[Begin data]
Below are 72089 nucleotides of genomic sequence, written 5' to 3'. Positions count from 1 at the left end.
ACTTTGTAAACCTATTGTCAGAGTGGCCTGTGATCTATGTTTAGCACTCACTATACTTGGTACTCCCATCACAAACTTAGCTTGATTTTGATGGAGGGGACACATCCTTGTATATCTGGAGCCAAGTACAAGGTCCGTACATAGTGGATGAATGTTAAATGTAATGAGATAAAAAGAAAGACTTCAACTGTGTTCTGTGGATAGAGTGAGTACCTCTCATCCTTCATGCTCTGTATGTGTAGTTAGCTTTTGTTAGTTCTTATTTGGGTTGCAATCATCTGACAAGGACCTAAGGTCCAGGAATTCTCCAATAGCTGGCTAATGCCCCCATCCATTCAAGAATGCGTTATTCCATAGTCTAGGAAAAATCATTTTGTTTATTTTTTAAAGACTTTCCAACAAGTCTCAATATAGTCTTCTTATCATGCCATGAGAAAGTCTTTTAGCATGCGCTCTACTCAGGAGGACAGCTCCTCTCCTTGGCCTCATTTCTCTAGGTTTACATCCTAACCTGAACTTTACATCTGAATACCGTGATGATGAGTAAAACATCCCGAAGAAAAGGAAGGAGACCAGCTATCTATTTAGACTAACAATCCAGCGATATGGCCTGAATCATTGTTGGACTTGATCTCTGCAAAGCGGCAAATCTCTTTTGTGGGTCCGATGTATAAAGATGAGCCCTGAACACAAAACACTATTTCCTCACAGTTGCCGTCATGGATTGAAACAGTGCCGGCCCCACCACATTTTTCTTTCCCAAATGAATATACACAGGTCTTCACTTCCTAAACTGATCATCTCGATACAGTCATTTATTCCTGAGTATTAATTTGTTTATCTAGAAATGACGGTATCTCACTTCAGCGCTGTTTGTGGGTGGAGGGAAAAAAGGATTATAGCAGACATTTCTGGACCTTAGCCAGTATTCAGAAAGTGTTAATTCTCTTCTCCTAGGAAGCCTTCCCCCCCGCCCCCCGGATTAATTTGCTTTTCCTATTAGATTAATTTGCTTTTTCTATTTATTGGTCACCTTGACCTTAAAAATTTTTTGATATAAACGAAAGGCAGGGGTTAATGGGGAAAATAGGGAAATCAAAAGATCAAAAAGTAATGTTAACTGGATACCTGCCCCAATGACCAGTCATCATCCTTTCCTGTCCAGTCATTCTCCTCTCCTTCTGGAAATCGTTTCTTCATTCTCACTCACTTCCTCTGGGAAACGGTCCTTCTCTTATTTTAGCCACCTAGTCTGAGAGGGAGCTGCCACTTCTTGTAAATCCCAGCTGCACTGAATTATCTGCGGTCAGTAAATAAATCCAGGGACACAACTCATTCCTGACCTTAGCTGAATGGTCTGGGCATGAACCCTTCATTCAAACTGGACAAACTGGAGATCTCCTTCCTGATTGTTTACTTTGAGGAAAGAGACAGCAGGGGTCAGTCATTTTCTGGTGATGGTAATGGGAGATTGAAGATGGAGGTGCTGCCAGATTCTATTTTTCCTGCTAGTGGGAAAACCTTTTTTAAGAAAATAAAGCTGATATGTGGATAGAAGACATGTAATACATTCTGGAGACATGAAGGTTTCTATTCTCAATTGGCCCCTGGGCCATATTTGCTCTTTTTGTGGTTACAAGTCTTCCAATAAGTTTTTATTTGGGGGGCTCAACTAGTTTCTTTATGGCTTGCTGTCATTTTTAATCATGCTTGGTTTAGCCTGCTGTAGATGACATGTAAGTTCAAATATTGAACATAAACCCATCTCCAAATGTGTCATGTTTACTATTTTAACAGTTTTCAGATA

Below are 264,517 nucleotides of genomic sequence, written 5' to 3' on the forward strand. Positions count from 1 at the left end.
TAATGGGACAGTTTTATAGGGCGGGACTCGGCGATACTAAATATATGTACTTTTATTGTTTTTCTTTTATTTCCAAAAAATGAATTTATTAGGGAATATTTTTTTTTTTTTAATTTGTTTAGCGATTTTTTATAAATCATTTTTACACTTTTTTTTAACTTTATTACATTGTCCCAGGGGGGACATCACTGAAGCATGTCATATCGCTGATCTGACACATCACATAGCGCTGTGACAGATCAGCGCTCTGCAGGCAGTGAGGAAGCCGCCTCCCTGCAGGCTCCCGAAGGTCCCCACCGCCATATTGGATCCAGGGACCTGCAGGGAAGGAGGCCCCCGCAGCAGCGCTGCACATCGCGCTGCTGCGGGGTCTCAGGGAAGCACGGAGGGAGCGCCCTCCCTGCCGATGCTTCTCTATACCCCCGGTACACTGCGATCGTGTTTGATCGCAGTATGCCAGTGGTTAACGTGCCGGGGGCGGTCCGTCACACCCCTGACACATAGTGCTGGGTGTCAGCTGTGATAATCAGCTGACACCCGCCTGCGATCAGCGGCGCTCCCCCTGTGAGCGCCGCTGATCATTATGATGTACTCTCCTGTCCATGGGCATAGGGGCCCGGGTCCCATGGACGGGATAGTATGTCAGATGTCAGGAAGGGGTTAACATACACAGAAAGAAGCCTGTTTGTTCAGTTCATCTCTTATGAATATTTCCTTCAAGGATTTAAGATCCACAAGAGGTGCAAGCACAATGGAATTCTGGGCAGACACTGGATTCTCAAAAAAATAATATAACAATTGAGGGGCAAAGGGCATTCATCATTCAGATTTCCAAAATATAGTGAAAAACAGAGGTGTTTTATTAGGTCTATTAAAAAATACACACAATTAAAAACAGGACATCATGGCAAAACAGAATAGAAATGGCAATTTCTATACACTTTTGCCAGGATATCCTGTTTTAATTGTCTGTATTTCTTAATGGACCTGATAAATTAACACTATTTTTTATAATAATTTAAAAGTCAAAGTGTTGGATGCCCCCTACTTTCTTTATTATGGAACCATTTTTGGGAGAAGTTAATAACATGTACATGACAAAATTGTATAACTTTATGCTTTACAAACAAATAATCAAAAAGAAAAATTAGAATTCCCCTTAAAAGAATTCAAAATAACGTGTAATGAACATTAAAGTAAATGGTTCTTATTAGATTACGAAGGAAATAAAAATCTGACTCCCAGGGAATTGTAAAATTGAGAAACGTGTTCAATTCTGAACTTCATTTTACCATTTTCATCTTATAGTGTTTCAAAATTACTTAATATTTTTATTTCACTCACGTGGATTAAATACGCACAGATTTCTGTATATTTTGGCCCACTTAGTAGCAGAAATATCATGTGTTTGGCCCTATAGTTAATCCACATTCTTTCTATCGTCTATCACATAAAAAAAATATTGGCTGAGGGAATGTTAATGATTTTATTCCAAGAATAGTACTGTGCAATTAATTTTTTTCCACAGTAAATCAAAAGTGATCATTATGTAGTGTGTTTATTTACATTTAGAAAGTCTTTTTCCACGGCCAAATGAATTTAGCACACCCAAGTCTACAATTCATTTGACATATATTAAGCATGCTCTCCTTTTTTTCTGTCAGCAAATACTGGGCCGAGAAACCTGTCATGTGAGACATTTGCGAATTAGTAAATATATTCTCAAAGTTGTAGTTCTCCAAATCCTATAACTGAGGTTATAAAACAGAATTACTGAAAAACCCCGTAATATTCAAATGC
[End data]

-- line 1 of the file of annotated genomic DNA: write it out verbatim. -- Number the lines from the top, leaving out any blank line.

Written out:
Below are 72089 nucleotides of genomic sequence, written 5' to 3'. Positions count from 1 at the left end.